A total of about 400 robots turn the body shop into an impressive sight. However, despite the high degree of automation, human workers are essential here, in particular for quality controls, systems operation and several manual tasks. In the body shop we rely on harmonic interaction between expert human labor and state-of-the-art technology.
The production of the overlapping aluminum bonnet of the
Line production of the
In the line production area, the car bodies are taken through several measurement stations for quality assessment. Here, robots equipped with cameras measure the dimensions of the body to the smallest detail. The system reports any deviations directly to the system operator.
The complete underbody is transferred to the body assembly, where the body-in-white is put together. This includes the fitting of the interior and exterior quarter panels and the installation of the roof.
The first step here is the attachment of the interior quarter panels to the underbody by robots. However, the panels are not welded into place at this point, they are only mounted. Similarly, the roof bow, which is used to connect the interior quarter panels at the top, is loosely installed. In the next stage of the process, a so-called framer clamps over the complete body and precisely aligns the vehicle geometry. It is in this tensioned state that the interior quarter panels are welded to the body.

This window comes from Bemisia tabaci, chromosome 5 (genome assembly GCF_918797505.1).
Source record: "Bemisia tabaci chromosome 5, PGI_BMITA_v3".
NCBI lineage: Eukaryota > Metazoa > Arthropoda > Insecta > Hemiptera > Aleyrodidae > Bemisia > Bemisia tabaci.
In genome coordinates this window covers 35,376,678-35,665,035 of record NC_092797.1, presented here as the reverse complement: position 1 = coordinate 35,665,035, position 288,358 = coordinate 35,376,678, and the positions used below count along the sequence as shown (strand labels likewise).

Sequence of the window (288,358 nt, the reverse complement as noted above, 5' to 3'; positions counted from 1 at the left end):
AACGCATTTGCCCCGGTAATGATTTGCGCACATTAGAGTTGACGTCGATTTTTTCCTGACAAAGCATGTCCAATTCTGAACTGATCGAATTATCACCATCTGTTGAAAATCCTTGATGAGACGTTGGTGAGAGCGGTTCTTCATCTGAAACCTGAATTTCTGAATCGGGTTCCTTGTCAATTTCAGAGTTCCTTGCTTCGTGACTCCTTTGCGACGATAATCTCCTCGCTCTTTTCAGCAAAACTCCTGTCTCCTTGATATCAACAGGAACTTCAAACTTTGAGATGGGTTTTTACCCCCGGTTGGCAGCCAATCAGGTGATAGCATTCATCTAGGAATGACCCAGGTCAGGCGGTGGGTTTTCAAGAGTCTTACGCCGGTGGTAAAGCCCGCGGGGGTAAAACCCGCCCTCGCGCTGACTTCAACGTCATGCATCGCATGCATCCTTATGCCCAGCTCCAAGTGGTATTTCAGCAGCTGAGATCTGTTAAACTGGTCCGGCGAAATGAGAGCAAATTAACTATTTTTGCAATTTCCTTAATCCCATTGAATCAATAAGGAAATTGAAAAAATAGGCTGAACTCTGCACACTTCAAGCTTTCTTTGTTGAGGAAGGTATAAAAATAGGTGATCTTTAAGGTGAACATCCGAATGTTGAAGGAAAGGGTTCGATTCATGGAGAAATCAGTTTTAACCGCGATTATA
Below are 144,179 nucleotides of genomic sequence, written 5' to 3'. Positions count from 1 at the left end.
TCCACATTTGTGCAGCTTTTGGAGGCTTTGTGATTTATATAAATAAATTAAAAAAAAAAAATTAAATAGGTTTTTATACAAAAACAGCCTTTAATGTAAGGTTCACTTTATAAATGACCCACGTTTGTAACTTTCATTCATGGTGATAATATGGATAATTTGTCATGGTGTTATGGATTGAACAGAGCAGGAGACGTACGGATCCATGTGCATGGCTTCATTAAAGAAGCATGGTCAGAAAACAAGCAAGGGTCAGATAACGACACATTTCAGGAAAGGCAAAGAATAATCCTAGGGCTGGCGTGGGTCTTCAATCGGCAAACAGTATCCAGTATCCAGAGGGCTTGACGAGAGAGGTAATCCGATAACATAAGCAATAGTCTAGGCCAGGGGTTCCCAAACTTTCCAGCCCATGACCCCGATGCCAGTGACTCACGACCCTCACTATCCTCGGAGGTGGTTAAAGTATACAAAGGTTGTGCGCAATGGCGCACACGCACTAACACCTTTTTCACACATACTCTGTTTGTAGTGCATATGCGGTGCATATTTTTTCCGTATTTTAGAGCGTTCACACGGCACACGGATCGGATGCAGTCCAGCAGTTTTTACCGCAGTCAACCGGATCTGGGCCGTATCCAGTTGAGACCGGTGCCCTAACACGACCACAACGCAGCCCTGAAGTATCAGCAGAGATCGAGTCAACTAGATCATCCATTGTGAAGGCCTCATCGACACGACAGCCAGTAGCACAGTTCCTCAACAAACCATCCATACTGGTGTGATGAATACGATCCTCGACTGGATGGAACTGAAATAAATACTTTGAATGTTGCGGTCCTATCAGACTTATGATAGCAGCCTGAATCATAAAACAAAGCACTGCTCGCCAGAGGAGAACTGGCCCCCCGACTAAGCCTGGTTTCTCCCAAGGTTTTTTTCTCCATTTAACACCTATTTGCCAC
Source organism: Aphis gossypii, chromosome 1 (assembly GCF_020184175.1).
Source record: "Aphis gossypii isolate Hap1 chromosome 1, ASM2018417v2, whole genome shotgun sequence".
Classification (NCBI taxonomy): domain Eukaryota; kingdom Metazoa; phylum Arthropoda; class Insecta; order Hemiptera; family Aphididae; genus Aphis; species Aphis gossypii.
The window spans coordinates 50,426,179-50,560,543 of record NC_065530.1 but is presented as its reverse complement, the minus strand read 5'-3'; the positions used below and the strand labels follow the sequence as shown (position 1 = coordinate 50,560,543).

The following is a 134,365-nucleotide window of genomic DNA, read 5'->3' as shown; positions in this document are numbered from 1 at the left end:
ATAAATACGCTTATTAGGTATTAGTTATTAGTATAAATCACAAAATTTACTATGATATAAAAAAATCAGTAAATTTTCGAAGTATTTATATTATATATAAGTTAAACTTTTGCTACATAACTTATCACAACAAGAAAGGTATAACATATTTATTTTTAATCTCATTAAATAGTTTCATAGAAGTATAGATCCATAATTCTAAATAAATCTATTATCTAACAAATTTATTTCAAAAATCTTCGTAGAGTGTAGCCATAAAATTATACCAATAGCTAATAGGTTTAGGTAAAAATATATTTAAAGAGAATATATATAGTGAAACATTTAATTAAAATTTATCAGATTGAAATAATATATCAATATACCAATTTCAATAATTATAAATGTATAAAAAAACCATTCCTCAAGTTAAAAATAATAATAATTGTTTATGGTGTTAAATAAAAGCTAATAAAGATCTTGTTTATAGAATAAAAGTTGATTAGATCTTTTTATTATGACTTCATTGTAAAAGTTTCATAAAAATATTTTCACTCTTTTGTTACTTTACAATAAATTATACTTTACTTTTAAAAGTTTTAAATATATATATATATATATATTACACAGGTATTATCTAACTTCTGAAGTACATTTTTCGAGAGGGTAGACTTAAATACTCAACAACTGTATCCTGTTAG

Once the interior quarter panels are installed, the exterior quarter panels are mounted onto the body in the same way and welded on by a second framer in their exact geometric positions. In this way, we can set the dimensions of the vehicle body and complete the base frame of the vehicle.
Roof laser station
Two different basic roof versions are delivered to the factory for the
In the line production area, the roof is welded to the body in a laser welding cabin. Here, a robot initially places the roof loosely onto the body. Then, a roof bell equipped with suction cups brings the roof into the correct position and puts it under tension. Robots then weld the roof to the side panels. To guarantee a smooth surface, the laser seams on the body are afterwards smoothed over with grinding disks.
This is the last station in the body assembly area. Here, the mounting for the pneumatic spring and the torque support for turbo engines are welded into place. To optimize workplace ergonomics for our colleagues, the car body is rotated by 90 degrees to avoid overhead work.
In the third section of the process, doors, bonnet and boot lid are added to the body-in-white. The overlapping bonnet of the
The fitting of the attachments takes place at two key stations: the best fit assembly and the attachments table. In the best fit assembly the first step is the automatic fitting of the front and rear doors and bonnet into place. The best fit process makes sure that each component is fitted in its ideal position. This position may vary from body to body by a few micrometers. First of all, the robots successively attach the rear doors, followed by the front doors and finally the bonnet.
Optimal fitting of the attachments therefore begins at the rear then moves on to the front. Prior to each step, camera systems precisely measure both the body and the part to be fitted.
At the attachments table, boot lid and fenders are fitted semi-automatically by workers. Now the body is complete.